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Deworming For Horses

Parasite control involves many factors and we can help you design a program that best meets the needs of you adn your horse(s).

Deworming FAQs

Deworming your horse is a crucial part of their routine health care. Not only can it prevent illness and colic, it can prevent illness form spreading to the whole herd. Here are some frequently asked questions from our clients: 

What types of "worms" might my horse have?

Mostly nematodes and insect larva.

Are the "parasites" confined to my horse's stomach or intestines?

NO! In the normal course of their life cycle these parasites migrate throughout your horse's liver, lungs and arteries.

If my horse has a negative "fecal exam" is he or she free of "worms"?

NO! It only means that here are not mature eggs laying parasites in your horse's intestine. It does not rule out migrating stages, encysted small strongyles or bots in your horse's stomach

Is regular "deworming" sure to eliminate all of my horse's parasites?

NO! Some - encysted strongyles and ascarids - are very hard to kill and resistance to anthelmentics (deworming medication) has been shown.

How does my horse get infected?

Eggs are passing the manure of other (or your own) horse and can survive up to 10 years in the environment. Once contaminated, a pasture will remain infective for a long time. Once trick is to decontaminate a pasture is to graze cattle instead of horses for a year - cattle will ingest the parasites but the nematodes will not be able to complete their life cycle and new eggs will not be passed. Your foal can also get infected from his or her mother's milk, and you horse will get bot eggs of her or her own hair.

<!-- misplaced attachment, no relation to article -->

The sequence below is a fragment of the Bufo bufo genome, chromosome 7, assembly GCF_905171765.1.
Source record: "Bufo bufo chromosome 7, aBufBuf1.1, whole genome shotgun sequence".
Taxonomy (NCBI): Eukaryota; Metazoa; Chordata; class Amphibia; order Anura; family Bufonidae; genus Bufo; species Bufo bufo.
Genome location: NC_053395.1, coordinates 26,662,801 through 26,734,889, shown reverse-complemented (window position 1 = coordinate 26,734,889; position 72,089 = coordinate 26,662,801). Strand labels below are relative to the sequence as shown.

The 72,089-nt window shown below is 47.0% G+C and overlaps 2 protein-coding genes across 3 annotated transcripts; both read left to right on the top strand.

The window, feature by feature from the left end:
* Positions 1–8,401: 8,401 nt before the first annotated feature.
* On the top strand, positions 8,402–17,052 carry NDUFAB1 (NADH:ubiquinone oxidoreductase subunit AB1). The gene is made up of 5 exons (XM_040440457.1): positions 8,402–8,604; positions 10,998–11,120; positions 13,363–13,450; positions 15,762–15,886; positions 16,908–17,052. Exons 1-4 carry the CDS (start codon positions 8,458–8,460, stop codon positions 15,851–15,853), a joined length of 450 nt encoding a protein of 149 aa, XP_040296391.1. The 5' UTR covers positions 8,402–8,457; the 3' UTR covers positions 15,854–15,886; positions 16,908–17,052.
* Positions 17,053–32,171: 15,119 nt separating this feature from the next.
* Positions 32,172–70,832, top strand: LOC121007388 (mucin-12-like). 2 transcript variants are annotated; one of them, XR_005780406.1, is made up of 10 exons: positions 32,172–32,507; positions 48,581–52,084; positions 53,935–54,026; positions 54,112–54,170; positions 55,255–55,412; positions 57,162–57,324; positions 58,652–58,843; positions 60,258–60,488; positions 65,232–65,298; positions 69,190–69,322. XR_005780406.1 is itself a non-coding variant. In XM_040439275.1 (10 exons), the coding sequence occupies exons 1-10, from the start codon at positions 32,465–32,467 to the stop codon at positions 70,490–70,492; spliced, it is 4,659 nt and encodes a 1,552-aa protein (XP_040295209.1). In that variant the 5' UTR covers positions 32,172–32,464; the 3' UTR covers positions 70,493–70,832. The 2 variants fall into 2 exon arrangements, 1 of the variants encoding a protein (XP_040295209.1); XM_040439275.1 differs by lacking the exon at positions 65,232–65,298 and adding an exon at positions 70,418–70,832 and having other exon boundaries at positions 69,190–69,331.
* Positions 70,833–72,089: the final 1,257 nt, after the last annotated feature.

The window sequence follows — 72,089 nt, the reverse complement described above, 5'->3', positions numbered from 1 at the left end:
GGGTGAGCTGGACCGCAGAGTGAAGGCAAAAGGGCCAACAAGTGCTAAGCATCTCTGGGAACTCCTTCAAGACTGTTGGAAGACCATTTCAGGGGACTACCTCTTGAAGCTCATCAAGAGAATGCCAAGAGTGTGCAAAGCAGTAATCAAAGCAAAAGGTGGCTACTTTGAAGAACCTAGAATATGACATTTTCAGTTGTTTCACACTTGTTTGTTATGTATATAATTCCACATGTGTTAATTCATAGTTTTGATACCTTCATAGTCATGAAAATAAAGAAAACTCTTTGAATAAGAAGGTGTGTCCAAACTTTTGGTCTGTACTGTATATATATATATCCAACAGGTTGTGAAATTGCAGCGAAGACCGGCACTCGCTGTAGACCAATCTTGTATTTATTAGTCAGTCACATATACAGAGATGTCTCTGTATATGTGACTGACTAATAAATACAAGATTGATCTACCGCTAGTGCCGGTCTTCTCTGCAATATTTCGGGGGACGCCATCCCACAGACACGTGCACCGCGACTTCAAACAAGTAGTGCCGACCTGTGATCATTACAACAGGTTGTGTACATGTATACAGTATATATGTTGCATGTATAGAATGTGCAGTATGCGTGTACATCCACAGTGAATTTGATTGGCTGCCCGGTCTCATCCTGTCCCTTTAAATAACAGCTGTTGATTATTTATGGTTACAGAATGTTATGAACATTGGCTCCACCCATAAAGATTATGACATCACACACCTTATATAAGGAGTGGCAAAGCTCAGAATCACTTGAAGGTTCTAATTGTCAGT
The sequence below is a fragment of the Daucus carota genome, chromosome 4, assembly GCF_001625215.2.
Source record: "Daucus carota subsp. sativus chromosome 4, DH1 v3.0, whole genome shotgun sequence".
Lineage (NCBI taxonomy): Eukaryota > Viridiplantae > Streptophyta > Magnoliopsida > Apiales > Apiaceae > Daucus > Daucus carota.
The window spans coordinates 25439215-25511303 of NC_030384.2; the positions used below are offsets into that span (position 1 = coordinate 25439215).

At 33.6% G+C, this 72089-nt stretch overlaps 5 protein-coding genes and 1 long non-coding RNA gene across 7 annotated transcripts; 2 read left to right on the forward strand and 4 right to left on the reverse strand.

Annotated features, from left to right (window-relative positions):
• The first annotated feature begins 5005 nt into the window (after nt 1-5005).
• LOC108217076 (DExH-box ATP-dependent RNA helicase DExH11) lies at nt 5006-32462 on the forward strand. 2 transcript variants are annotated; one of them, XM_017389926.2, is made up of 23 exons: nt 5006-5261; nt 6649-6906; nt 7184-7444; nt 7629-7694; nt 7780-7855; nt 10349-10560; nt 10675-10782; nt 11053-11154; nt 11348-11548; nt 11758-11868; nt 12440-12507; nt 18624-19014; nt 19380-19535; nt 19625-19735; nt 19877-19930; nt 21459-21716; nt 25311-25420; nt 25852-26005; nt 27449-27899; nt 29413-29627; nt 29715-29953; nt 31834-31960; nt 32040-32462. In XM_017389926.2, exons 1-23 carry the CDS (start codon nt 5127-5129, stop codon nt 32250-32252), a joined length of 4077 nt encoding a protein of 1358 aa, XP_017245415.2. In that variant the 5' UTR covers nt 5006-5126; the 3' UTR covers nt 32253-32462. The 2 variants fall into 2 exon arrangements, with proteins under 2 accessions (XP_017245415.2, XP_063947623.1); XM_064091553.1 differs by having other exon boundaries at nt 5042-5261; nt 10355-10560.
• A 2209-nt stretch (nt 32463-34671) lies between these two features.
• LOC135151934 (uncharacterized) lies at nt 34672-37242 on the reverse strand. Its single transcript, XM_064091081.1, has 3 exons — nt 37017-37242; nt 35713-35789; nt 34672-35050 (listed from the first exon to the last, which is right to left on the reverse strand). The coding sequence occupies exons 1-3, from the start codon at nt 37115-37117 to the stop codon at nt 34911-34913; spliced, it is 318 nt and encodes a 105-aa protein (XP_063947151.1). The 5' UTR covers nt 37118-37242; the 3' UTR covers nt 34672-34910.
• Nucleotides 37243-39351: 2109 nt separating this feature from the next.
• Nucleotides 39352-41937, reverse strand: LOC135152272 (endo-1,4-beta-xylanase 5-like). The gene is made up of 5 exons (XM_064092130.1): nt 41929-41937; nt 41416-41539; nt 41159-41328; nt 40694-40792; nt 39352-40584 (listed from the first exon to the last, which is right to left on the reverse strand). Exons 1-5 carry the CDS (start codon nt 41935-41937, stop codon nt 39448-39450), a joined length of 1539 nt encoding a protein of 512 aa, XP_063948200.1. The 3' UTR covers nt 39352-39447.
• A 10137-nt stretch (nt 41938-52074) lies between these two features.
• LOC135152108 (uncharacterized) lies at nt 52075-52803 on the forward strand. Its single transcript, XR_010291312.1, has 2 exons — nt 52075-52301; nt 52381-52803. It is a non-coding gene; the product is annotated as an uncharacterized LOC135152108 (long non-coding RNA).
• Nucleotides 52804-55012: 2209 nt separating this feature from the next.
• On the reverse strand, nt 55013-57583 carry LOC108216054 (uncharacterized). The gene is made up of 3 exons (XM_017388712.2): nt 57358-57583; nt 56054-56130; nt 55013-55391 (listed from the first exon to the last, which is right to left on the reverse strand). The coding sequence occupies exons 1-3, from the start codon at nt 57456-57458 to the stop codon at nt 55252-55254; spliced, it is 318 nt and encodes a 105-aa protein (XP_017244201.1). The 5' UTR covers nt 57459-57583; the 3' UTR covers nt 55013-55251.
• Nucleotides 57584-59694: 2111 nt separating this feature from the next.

Things To Consider When Deorming Your Horse

When it comes time to deworm your horse, there are some things to consider to ensure the effectiveness of your program.

Regular fecal exams

Although a negative result down not guarantee your horse is parasite-free, a positive result says a lot about the extent of any problem and the types of parasites you need to worry about. If re-infection rates are high, you might consider pasture management changes and/or daily deworming (Strongid).

Moxidectin (Quest) or Panacur Powerpac

Small strongyles encyst in the walls of your horse's intestine. Their presence cannot be determined by fecal exams, and they often emerge simultaneously in large numbers in the spring causing severe intestinal inflammation and possibly colic. Encysted strongyles are resistant to most dewormers. The two choices listed above have been shown to be effective.

Ivermectin and Praziquantil

Bots and tapeworms are not nematodes and will not be killed by most dewormers. Use this combination in the fall to protect your horse against these parasites.

Benzimidazoles and Strongid

Very effective and safe. They are better than Ivermectin against some parasites and should be part of your deworming program. Rotation between multiple anthelmintics is always recommended to avoid resistance and maximize effectiveness.

If you would like to learn more about the importance of deworming or have your horse checked for intestinal parasites, contact our veterinarians today.

New Patients Welcome

VetweRx Equine is always accepting new patients. With our mobile services, we're able to serve patients across Boulder, western Weld, southern Larimer, Douglas, western Elbert, and western Arapahoe Counties. Get in touch today to book your horse's first appointment.

Contact VetweRx North     Contact VetweRx South

(303) 569-4828 (720) 439-7789